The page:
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T. P. Barnett

Abstract

This is the second of three papers describing the interaction between the Monsoon System and the Pacific Trade Wind fields. The current study concentrates on the tropical band within ±30° of the equator, an earlier study (Part I) concentrated on the region ±10° of the equator.

The results of the current study show that the two wind systems are strongly coupled across the tropical latitudes at interannual time scales with coherent variations apparent in the surface wind field from Africa to South America. It appears that the equatorial regions are coupled most strongly to the Southern Hemisphere. The couplings and interaction between the two systems are dependent on the phase of the annual cycle. The apparent temporal bimodality observed in Part I in the near-equatorial band is no longer seen when the full tropical band is analyzed. There is only a slight preference in the wind system for anomalous convergence over Indonesia. The eastward propagation of anomalous zonal wind in the equatorial region is still evident in this analysis.

The results suggest that the atmosphere changes its state in a way that is only broadly related to changes in the sea surface temperature (SST) in the central Pacific, Thus it appears that mechanisms other than those associated with the Pacific SST may be required to explain much of the variability described in this paper. It also appears that the climatic signal being described here is but part of an even larger mode of climatic variability.

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T. P. Barnett

Abstract

Studies of surface wind fields, sea surface temperature (SST), precipitation and sea level pressure in the tropical band extending ±30° of the equator from Africa to South America led to the following conclusions. The Southern Oscillation, El Niflo, and climatic variations in the Monsoon System are all part of one global scale phenomenon. The new information is that this phenomenon appears in the sea level pressure field to have a strong propagating component that appears first in the northern Indian Ocean and moves eastwardinto the eastern Pacific. Similar propagation of information was found in the surface wind field and equatorial precipitation regimes. These same conditions were amply demonstrated during the 1982-83 event and so it may be concluded that the evolution of that event bears many similarities to those in the historical record studies referred to in this paper.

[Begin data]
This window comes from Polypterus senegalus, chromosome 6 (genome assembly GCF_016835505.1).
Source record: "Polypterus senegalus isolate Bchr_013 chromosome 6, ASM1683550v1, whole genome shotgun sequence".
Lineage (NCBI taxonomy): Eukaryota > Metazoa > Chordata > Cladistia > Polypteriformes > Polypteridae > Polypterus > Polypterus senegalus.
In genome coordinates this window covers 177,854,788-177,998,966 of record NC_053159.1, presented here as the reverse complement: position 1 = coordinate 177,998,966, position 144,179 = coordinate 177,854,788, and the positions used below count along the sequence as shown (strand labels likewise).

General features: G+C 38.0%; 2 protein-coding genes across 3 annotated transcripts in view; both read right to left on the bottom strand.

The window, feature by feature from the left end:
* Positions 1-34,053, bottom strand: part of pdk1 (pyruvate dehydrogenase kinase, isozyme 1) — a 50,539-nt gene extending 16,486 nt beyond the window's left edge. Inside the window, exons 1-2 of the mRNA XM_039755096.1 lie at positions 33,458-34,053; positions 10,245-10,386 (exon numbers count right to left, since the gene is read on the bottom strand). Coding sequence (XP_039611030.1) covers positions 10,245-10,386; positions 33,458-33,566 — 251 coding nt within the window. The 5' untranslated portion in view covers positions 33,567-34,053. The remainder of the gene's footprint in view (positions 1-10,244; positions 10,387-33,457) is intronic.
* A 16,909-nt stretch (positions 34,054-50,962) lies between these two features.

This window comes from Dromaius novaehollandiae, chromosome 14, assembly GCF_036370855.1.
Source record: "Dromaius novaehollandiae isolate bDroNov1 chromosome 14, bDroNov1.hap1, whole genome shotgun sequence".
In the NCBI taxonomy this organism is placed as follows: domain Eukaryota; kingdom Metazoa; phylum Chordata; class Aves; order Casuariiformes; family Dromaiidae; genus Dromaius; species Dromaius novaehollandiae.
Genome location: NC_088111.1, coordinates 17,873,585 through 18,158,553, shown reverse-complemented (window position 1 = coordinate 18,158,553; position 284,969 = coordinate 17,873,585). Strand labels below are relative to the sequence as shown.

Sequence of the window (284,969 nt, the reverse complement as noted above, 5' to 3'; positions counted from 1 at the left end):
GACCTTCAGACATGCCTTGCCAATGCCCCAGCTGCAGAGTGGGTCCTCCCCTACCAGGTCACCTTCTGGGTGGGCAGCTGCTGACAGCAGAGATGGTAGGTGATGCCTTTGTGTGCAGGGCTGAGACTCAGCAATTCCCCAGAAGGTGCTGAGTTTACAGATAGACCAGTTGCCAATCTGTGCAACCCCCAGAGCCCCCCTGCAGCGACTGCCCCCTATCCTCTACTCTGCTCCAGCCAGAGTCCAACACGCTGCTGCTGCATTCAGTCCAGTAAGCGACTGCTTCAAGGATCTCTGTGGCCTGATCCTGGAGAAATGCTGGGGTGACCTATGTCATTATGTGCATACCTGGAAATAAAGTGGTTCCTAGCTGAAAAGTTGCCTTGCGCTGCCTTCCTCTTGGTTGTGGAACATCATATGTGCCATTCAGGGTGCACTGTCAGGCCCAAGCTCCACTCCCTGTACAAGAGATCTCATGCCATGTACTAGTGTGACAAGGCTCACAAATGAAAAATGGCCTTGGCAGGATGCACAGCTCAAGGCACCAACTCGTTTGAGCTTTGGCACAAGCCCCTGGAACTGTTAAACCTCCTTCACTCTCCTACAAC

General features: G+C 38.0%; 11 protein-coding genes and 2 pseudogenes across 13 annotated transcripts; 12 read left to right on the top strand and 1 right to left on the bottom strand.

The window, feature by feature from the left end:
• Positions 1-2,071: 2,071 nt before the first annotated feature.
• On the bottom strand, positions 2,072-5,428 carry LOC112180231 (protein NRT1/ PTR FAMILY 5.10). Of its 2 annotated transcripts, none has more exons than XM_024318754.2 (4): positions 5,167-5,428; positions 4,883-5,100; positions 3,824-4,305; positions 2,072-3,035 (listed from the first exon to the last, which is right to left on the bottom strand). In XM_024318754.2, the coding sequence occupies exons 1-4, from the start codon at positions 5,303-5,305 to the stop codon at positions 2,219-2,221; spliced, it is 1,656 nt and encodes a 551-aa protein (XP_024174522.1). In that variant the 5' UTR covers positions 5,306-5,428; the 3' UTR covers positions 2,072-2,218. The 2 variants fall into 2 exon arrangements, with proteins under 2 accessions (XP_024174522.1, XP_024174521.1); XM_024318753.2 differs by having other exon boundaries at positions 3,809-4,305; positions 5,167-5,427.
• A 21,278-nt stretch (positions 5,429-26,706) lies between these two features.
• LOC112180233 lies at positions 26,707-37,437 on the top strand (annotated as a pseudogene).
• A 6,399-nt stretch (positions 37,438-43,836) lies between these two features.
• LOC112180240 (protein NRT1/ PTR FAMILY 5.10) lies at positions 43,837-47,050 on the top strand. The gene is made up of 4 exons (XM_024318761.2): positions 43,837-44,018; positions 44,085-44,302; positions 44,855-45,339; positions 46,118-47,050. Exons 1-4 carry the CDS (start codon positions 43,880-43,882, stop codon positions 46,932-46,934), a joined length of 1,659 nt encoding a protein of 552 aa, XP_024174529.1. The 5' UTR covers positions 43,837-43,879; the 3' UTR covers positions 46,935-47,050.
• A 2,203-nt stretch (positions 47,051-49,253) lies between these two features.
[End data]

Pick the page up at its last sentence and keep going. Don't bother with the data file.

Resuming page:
In the surface wind field of the equatorial wave guide, the large-scale signal appears to take the form of a forced Kelvin wave. The mechanism that drives this wave appears to be latent heat release associated with precipitation anomalies that are phase-locked to and propagate with the surface wind anomalies. The long time scales associated with the atmospheric anomalies may be associated either with the slow interaction between the Walker and Hadley cells or with ocean-atmosphere coupling.